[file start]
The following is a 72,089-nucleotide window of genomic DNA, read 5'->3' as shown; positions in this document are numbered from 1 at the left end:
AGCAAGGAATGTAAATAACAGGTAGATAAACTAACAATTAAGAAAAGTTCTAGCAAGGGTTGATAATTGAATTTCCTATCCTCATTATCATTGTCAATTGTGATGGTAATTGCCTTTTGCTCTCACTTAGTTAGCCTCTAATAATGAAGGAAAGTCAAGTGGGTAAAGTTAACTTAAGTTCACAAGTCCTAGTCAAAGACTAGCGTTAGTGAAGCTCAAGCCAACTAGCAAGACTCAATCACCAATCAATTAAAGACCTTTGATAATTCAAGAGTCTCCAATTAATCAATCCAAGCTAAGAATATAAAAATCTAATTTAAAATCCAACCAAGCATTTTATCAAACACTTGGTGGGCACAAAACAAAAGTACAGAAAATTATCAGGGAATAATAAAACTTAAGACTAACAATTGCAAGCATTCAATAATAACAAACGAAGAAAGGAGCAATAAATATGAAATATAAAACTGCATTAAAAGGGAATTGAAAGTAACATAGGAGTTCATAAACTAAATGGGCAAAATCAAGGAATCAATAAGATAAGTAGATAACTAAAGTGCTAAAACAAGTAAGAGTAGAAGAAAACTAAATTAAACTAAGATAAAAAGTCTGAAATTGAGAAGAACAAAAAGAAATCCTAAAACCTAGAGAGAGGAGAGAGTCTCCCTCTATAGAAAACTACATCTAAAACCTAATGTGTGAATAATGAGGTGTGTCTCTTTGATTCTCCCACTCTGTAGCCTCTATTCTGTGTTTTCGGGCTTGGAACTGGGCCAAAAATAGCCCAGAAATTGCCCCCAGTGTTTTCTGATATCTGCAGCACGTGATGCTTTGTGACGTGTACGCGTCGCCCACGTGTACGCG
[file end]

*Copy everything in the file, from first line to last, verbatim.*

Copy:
The following is a 72,089-nucleotide window of genomic DNA, read 5'->3' as shown; positions in this document are numbered from 1 at the left end:
AGCAAGGAATGTAAATAACAGGTAGATAAACTAACAATTAAGAAAAGTTCTAGCAAGGGTTGATAATTGAATTTCCTATCCTCATTATCATTGTCAATTGTGATGGTAATTGCCTTTTGCTCTCACTTAGTTAGCCTCTAATAATGAAGGAAAGTCAAGTGGGTAAAGTTAACTTAAGTTCACAAGTCCTAGTCAAAGACTAGCGTTAGTGAAGCTCAAGCCAACTAGCAAGACTCAATCACCAATCAATTAAAGACCTTTGATAATTCAAGAGTCTCCAATTAATCAATCCAAGCTAAGAATATAAAAATCTAATTTAAAATCCAACCAAGCATTTTATCAAACACTTGGTGGGCACAAAACAAAAGTACAGAAAATTATCAGGGAATAATAAAACTTAAGACTAACAATTGCAAGCATTCAATAATAACAAACGAAGAAAGGAGCAATAAATATGAAATATAAAACTGCATTAAAAGGGAATTGAAAGTAACATAGGAGTTCATAAACTAAATGGGCAAAATCAAGGAATCAATAAGATAAGTAGATAACTAAAGTGCTAAAACAAGTAAGAGTAGAAGAAAACTAAATTAAACTAAGATAAAAAGTCTGAAATTGAGAAGAACAAAAAGAAATCCTAAAACCTAGAGAGAGGAGAGAGTCTCCCTCTATAGAAAACTACATCTAAAACCTAATGTGTGAATAATGAGGTGTGTCTCTTTGATTCTCCCACTCTGTAGCCTCTATTCTGTGTTTTCGGGCTTGGAACTGGGCCAAAAATAGCCCAGAAATTGCCCCCAGTGTTTTCTGATATCTGCAGCACGTGATGCTTTGTGACGTGTACGCGTCGCCCACGTGTACGCG